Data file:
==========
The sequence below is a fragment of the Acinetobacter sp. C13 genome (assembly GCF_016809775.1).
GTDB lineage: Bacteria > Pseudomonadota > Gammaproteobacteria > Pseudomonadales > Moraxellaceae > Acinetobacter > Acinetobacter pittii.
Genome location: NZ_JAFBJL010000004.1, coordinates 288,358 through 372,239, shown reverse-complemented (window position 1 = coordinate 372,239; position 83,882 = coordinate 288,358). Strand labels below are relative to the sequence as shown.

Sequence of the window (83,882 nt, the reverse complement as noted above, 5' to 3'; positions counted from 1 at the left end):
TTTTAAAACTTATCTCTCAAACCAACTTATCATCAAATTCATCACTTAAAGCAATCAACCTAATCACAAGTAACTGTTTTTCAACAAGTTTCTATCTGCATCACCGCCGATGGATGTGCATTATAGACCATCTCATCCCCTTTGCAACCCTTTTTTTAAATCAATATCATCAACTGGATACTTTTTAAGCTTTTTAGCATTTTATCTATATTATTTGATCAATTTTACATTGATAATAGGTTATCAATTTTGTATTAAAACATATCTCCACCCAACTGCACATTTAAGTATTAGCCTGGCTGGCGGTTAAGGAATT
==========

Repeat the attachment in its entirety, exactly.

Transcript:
The sequence below is a fragment of the Acinetobacter sp. C13 genome (assembly GCF_016809775.1).
GTDB lineage: Bacteria > Pseudomonadota > Gammaproteobacteria > Pseudomonadales > Moraxellaceae > Acinetobacter > Acinetobacter pittii.
Genome location: NZ_JAFBJL010000004.1, coordinates 288,358 through 372,239, shown reverse-complemented (window position 1 = coordinate 372,239; position 83,882 = coordinate 288,358). Strand labels below are relative to the sequence as shown.

Sequence of the window (83,882 nt, the reverse complement as noted above, 5' to 3'; positions counted from 1 at the left end):
TTTTAAAACTTATCTCTCAAACCAACTTATCATCAAATTCATCACTTAAAGCAATCAACCTAATCACAAGTAACTGTTTTTCAACAAGTTTCTATCTGCATCACCGCCGATGGATGTGCATTATAGACCATCTCATCCCCTTTGCAACCCTTTTTTTAAATCAATATCATCAACTGGATACTTTTTAAGCTTTTTAGCATTTTATCTATATTATTTGATCAATTTTACATTGATAATAGGTTATCAATTTTGTATTAAAACATATCTCCACCCAACTGCACATTTAAGTATTAGCCTGGCTGGCGGTTAAGGAATT